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Job interviews are an inevitable part of any job search. So, handling them well is key to building a fulfilling career. Regardless of whether you’re looking at a more junior role or strive for a role as a business executive, you need to maintain your professionalism every step of the way in order to stay in the game.
It's hard to imagine a scenario where a text or phone call just won't do these days. With communication at our fingertips, you may think learning how to write an address is a superfluous skill. But it's a skill that will come in handy when you need to fill out healthcare forms, ship a package, order food delivery, or even apply for new jobs.
It might be tempting to overlook the importance of a well-written job description. After all, if you’ve posted job ads before and ended up with tons of resumes in hand, it’s easy to assume that this will always be the case, regardless of how your job ad reads. But, in reality, you really can’t take getting an influx of resumes for granted.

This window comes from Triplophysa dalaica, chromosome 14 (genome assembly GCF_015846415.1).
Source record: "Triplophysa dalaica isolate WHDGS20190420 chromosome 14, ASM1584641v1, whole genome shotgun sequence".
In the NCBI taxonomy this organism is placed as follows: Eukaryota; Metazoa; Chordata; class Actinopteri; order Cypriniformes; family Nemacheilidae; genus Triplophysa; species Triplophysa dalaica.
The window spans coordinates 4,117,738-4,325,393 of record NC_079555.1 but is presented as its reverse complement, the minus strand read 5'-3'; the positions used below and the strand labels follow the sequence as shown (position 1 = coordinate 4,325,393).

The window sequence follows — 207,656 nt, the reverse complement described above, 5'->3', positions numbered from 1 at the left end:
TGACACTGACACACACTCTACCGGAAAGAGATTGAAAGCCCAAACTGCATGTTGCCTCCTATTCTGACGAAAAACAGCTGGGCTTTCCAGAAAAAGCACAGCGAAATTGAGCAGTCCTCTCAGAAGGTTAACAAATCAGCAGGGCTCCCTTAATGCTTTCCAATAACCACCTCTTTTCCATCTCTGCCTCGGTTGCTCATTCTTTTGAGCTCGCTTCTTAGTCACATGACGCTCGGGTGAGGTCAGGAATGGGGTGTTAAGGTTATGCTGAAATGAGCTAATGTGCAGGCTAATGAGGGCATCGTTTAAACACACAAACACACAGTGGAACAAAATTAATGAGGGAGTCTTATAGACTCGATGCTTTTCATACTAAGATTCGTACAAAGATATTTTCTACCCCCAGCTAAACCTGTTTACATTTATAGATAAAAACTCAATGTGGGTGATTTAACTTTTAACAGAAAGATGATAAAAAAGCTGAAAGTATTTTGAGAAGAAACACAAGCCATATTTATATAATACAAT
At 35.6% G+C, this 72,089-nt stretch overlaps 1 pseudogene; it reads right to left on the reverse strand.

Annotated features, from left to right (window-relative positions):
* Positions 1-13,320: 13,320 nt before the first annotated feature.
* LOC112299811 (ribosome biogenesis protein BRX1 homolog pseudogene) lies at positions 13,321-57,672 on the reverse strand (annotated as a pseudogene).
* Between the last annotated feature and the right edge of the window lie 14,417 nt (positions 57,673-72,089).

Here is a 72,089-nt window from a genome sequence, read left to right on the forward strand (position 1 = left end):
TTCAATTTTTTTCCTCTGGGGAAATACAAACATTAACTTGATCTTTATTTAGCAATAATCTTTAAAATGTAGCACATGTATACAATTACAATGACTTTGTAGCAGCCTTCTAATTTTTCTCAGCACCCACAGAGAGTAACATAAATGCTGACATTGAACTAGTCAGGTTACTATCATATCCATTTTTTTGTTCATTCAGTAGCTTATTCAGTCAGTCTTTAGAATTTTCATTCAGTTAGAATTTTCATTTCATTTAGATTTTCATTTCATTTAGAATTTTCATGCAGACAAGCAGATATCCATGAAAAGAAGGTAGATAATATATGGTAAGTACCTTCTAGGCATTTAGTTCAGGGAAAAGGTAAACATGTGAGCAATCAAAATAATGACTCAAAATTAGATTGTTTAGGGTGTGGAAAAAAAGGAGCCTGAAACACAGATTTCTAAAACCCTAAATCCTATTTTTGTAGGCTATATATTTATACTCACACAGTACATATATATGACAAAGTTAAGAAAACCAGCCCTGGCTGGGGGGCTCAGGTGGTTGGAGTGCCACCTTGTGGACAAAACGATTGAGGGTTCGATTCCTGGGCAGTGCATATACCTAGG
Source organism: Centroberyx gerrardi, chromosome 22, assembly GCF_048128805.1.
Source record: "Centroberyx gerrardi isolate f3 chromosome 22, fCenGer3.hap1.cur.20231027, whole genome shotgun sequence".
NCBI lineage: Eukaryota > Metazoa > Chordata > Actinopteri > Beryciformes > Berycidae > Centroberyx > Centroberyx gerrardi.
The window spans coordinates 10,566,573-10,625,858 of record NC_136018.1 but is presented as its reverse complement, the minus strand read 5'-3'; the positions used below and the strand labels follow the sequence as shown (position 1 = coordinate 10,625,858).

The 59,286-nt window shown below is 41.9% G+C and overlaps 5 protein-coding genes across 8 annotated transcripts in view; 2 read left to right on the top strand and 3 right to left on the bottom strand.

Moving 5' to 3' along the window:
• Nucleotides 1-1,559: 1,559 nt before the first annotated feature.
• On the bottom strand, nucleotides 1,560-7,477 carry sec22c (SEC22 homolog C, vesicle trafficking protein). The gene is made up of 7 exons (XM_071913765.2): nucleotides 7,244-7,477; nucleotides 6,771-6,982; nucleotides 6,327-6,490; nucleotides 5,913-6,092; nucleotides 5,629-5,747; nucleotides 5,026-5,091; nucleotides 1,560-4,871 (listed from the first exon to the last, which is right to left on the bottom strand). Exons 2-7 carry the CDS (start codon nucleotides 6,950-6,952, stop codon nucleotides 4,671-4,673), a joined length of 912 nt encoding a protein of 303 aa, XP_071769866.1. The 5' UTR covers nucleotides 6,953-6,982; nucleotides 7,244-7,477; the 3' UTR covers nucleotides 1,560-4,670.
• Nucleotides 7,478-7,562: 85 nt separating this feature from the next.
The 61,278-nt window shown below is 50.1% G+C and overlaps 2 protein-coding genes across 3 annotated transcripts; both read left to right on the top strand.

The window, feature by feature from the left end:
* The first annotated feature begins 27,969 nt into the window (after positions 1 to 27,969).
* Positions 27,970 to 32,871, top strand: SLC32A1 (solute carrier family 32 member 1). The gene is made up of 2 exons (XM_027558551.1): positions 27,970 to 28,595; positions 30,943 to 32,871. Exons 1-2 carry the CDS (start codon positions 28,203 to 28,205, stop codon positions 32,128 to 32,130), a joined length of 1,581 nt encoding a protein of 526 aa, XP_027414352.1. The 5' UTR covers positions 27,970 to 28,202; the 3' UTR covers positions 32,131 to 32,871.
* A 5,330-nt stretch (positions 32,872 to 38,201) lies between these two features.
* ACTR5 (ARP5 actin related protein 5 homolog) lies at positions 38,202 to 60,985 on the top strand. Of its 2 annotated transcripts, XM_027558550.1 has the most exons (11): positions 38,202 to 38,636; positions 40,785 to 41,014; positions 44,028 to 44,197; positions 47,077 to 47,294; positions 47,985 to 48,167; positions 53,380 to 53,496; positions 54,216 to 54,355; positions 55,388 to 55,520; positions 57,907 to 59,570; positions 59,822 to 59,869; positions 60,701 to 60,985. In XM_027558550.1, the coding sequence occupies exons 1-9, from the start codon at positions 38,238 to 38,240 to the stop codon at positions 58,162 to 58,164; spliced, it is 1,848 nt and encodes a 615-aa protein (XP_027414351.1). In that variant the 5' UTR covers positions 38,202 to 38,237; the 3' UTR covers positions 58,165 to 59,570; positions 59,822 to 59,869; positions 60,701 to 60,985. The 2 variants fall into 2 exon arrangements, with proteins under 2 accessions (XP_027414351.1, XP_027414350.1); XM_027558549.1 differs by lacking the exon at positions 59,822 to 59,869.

When tax time rolls around, the last thing you want to worry about is having to track down a W-2 from your former employer. Many times you won’t have to because the IRS requires companies to send these forms to all current and former employees who have earned more than $600 in the last year. Unfortunately, there are employers who don’t do what they’re supposed to. There are even times where something else may happen that prevents the W-2 from getting where it’s supposed to go.
One part of the job-hunting process that frequently gets overlooked is putting together a list of good references. Most of the time we focus on creating the perfect resume, writing an awesome cover letter, and getting our hands on letters of recommendation. We think about what outfit we’ll wear to the job interview, how we’ll answer those tricky questions, and what our career plan looks like. But, in fact, having multiple references lined up who will speak favorably about you to a potential employer is critical to landing a job. This aspect of job searching really can’t be ignored.
Glassdoor estimates that, on average, there are about 250 applicants for every job vacancy out there. If you’ve ever applied for a job, the odds are that you’ve received the dreaded job rejection email.